“The Daytona 500 is the biggest race of our year, and we have to start out with a bang,” Wallace recently told CNN Sport’s Coy Wire. “So it would be nice to finish one spot better than we did three years ago. Get that W.”

Wallace is driving for a team that knows all about winning.

In September, NBA Superstar and global icon Michael Jordan announced he was teaming up with last year’s Daytona 500 winner, Denny Hamlin to form 23XI Racing — 23, of course being Jordan’s iconic number from his playing days with the Chicago Bulls and XI representing Denny Hamlin who drives the #11 car in the NASCAR Cup Series.

“Just his name in general brings a lot more awareness to our sport, a lot more eyes.” Wallace said of Jordan. “I’m just excited, grateful for the opportunity. I’ve been in the sport for 17, 18 years now and an opportunity like this hasn’t really come before and I’ve got to capitalize on it.”

Driving the #43 Victory Junction Chevrolet last years, Wallace stands by his car before qualifying for the NASCAR Cup Series Auto Club 400 at Auto Club Speedway on February 29, 2020 in Fontana, California.

And before you ask, yes, Wallace will be driving the 23 car.

A Black driver, driving for a Black owner. Years ago, you could be forgiven for thinking something like that was out of the realm of possibility in NASCAR, a sport that has struggled with its racial identity in the past.

Wallace is the first driver of African-American descent to race full-time in NASCAR’s top series since Wendell Scott in 1971.

“Diversity is taking a huge leap in the right direction, I believe. [But] still a lot of work to be done. But for MJ and a person of his stature to come through and want to be an owner in a sport and show like, ‘Hey the sport is changing,’ hopefully it encourages others to want to do the same.” Wallace told CNN Sport.

Wallace knows all about change in the sport he loves dearly.

This past summer, when America was dealing with a social reckoning in the wake of the killing of George Floyd, Wallace was leading the charge in NASCAR.

Bubba Wallace wears a "I Can't Breathe - Black Lives Matter" T-shirt under his fire suit in solidarity with protesters around the world taking to the streets after the death of George Floyd on May 25 while in the custody of Minneapolis, Minnesota police, stands during the national anthem prior to the NASCAR Cup Series Folds of Honor QuikTrip 500 at Atlanta Motor Speedway on June 07, 2020 in Hampton, Georgia.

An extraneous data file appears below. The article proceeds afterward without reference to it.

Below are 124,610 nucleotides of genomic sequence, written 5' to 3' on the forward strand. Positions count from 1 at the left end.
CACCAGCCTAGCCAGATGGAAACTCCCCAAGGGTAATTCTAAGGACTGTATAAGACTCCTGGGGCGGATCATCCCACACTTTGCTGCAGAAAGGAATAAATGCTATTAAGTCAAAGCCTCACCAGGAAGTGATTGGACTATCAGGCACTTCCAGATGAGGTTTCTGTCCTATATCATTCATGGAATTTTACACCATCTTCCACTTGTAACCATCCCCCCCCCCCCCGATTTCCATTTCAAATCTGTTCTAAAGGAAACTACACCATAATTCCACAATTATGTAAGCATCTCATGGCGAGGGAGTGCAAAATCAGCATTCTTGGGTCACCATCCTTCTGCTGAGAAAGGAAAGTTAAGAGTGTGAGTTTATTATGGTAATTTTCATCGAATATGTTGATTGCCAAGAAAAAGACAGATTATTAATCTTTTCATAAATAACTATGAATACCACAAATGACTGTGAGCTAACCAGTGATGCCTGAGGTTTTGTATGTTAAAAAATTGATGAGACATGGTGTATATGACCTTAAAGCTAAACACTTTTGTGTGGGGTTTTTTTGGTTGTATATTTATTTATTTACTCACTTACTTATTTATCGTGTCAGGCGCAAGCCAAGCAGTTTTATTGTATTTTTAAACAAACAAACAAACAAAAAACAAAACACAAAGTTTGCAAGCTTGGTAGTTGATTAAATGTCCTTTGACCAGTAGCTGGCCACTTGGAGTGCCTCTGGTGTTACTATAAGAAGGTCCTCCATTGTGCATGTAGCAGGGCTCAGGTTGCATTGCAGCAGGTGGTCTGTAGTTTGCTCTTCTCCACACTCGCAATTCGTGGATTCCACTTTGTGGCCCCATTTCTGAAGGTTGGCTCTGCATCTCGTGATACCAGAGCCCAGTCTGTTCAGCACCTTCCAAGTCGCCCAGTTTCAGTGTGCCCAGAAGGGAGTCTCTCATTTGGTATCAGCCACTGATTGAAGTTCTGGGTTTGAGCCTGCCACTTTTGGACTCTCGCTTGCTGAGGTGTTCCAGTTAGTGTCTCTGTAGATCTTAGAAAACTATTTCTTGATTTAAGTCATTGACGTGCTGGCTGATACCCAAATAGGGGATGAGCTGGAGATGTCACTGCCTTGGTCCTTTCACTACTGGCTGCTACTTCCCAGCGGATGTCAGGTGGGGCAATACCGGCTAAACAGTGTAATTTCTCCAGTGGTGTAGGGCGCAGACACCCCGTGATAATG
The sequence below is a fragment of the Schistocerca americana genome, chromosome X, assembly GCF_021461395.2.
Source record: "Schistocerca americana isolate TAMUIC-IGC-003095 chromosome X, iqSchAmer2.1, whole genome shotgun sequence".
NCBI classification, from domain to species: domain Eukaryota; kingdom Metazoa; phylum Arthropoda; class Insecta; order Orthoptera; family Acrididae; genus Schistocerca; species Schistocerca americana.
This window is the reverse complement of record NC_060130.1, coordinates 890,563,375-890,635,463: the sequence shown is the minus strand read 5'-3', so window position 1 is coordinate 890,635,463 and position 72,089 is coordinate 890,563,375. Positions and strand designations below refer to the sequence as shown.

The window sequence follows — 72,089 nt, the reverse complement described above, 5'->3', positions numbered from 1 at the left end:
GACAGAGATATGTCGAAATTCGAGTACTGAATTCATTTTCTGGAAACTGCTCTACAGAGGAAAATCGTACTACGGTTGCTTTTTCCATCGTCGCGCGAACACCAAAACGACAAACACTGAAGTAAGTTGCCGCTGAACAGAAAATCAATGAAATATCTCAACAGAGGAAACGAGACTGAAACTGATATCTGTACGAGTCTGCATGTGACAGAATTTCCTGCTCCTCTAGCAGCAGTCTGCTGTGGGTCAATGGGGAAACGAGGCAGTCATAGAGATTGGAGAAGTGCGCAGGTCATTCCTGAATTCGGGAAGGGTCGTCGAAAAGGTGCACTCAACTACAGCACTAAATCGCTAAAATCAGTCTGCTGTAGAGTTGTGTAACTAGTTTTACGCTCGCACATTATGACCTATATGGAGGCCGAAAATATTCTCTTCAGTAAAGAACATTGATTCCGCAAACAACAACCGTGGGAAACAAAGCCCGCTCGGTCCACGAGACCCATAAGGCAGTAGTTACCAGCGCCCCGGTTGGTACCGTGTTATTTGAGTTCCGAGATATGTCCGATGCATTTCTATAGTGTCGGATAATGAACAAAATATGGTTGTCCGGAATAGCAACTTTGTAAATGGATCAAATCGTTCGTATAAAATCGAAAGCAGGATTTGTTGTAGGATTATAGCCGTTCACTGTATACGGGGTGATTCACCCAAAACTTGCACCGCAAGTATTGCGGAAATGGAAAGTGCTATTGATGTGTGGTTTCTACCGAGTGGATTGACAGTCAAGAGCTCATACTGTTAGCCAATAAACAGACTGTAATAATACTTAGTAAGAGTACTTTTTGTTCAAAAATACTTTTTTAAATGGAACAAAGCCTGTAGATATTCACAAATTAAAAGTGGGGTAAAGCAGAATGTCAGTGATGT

Wallace proudly wore a shirt with “I Can’t Breathe” and “Black Lives Matter” on it ahead of his race in Atlanta in June.

Later in the month Wallace called for NASCAR to ban the Confederate flag, a symbol still seen at NASCAR tracks not only in the South but across the country.

NASCAR drivers push the #43 Victory Junction Chevrolet, driven by Bubba Wallace, to the front of the grid as a sign of solidarity with the driver prior to the NASCAR Cup Series GEICO 500 at Talladega Superspeedway on June 22, 2020 in Talladega, Alabama.

And days later, NASCAR and the FBI launched an investigation after a crew member discovered what appeared to be a noose in Wallace’s garage at the Talladega Superspeedway.

The FBI report later found that the item had been in the team garage since the year before and Wallace, therefore, was not a victim of a hate crime, but that didn’t mean Wallace wouldn’t keep fighting for equality.

“I think everything that happened last year just kind of kick-started and ignited the fire in a really positive way. Glad that I could kind of be the leader and the charge of that, but we can’t become stagnant.

“That’s the biggest thing. We have to keep moving, keep evolving, and keep up with the times.” Wallace said. “It’s really cool to see, but there’s still a lot of work to be done.”

Bubba Wallace, driver of the #23 Door Dash Toyota, drives during practice for the NASCAR Cup Series 63rd Annual Daytona 500 at Daytona International Speedway on February 10, 2021 in Daytona Beach, Florida.

Wallace acknowledges he may have been slow to find his voice and speak on issues that matter to him, but now that he’s found it, he’s not going to stop.

“That was the biggest thing for me, is just becoming comfortable in my own skin and being comfortable with my voice and what I’m saying, knowing that it’s going to piss off a lot of people, but knowing that it’s also going to motivate and push a lot of people to do better and be better.”



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